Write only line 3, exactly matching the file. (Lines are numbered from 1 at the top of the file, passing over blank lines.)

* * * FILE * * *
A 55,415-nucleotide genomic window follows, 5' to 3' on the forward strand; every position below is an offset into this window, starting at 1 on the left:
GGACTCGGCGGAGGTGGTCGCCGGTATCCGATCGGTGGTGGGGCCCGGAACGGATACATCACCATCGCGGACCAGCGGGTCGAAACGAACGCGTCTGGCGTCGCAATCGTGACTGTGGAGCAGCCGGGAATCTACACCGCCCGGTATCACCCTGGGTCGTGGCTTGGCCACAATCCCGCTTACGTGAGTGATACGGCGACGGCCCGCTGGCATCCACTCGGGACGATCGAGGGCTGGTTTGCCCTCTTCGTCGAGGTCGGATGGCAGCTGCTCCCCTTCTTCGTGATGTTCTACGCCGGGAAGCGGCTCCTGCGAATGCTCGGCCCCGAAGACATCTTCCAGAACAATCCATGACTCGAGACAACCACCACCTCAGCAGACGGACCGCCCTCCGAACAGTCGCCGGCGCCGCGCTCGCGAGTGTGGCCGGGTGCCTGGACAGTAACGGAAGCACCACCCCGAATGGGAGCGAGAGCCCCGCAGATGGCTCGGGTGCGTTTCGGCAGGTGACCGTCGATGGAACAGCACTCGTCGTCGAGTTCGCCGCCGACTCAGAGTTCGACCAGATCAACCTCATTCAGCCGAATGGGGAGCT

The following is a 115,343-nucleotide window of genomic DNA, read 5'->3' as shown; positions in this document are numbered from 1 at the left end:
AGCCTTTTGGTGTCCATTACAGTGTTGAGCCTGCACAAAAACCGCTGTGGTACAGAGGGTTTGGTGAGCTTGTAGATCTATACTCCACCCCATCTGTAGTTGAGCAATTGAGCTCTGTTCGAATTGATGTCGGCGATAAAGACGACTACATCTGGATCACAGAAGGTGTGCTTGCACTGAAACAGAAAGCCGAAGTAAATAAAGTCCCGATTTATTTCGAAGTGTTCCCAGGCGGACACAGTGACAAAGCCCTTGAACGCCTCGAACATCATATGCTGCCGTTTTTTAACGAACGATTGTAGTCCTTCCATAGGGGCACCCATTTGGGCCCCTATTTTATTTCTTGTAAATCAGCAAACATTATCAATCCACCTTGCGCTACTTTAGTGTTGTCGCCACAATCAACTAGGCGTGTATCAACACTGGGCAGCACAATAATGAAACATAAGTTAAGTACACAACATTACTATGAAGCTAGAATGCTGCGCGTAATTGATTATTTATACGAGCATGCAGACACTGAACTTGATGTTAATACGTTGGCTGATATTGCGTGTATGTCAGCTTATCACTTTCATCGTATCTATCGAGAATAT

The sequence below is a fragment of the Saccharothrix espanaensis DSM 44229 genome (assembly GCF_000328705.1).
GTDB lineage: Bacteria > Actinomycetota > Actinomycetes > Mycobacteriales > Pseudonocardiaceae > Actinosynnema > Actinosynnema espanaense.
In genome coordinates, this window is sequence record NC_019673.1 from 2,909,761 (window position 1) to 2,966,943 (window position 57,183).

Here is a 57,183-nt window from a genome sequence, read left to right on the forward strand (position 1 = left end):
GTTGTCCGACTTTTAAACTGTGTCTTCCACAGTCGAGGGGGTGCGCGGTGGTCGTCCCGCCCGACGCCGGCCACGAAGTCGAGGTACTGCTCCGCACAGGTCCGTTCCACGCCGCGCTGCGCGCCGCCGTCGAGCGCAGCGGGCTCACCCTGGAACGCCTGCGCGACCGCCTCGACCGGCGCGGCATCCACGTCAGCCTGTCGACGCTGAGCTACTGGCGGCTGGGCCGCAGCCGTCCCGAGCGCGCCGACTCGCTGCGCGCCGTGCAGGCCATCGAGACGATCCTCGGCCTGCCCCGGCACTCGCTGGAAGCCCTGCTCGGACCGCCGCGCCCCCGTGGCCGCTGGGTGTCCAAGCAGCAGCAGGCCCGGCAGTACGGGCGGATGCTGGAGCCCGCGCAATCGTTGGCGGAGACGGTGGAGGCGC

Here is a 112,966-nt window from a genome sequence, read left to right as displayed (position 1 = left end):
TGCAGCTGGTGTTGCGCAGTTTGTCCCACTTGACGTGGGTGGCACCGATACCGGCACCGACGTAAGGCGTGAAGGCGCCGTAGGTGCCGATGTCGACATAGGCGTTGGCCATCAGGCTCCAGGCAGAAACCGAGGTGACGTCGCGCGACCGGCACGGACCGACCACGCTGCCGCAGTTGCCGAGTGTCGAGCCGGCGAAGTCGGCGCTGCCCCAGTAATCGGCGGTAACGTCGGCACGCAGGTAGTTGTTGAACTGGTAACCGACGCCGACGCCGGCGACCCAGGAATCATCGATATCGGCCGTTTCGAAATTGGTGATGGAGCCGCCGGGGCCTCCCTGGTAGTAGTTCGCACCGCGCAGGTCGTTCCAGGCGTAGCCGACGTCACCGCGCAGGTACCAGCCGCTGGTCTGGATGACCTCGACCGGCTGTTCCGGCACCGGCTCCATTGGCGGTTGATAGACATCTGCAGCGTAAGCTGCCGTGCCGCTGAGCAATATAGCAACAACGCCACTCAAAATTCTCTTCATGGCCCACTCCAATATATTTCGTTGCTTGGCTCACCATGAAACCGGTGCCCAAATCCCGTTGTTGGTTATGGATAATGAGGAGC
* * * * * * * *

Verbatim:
The following is a 115,343-nucleotide window of genomic DNA, read 5'->3' as shown; positions in this document are numbered from 1 at the left end: